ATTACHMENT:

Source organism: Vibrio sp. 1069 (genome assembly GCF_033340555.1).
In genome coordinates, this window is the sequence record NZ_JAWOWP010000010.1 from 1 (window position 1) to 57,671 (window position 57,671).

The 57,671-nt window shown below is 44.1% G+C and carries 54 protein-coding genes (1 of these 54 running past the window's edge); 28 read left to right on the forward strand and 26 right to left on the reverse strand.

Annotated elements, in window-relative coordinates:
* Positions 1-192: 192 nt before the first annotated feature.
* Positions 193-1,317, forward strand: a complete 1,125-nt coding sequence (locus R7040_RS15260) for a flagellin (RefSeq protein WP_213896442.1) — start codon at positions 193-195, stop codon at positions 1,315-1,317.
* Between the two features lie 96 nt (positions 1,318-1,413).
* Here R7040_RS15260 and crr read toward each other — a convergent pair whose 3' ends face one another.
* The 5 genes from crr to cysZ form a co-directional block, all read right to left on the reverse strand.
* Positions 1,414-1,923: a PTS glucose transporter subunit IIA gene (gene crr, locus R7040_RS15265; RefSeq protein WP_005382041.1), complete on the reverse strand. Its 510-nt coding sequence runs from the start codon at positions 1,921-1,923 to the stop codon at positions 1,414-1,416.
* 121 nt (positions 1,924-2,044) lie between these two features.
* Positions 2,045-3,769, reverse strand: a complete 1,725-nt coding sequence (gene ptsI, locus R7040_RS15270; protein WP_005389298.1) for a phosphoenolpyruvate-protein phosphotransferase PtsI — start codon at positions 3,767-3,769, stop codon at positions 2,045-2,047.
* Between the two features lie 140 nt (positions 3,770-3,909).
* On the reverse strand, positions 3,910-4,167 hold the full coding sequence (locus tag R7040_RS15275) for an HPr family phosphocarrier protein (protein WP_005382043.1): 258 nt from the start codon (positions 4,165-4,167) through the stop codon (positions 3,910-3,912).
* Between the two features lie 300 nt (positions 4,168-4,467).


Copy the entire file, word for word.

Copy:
Source organism: Vibrio sp. 1069 (genome assembly GCF_033340555.1).
In genome coordinates, this window is the sequence record NZ_JAWOWP010000010.1 from 1 (window position 1) to 57,671 (window position 57,671).

The 57,671-nt window shown below is 44.1% G+C and carries 54 protein-coding genes (1 of these 54 running past the window's edge); 28 read left to right on the forward strand and 26 right to left on the reverse strand.

Annotated elements, in window-relative coordinates:
* Positions 1-192: 192 nt before the first annotated feature.
* Positions 193-1,317, forward strand: a complete 1,125-nt coding sequence (locus R7040_RS15260) for a flagellin (RefSeq protein WP_213896442.1) — start codon at positions 193-195, stop codon at positions 1,315-1,317.
* Between the two features lie 96 nt (positions 1,318-1,413).
* Here R7040_RS15260 and crr read toward each other — a convergent pair whose 3' ends face one another.
* The 5 genes from crr to cysZ form a co-directional block, all read right to left on the reverse strand.
* Positions 1,414-1,923: a PTS glucose transporter subunit IIA gene (gene crr, locus R7040_RS15265; RefSeq protein WP_005382041.1), complete on the reverse strand. Its 510-nt coding sequence runs from the start codon at positions 1,921-1,923 to the stop codon at positions 1,414-1,416.
* 121 nt (positions 1,924-2,044) lie between these two features.
* Positions 2,045-3,769, reverse strand: a complete 1,725-nt coding sequence (gene ptsI, locus R7040_RS15270; protein WP_005389298.1) for a phosphoenolpyruvate-protein phosphotransferase PtsI — start codon at positions 3,767-3,769, stop codon at positions 2,045-2,047.
* Between the two features lie 140 nt (positions 3,770-3,909).
* On the reverse strand, positions 3,910-4,167 hold the full coding sequence (locus tag R7040_RS15275) for an HPr family phosphocarrier protein (protein WP_005382043.1): 258 nt from the start codon (positions 4,165-4,167) through the stop codon (positions 3,910-3,912).
* Between the two features lie 300 nt (positions 4,168-4,467).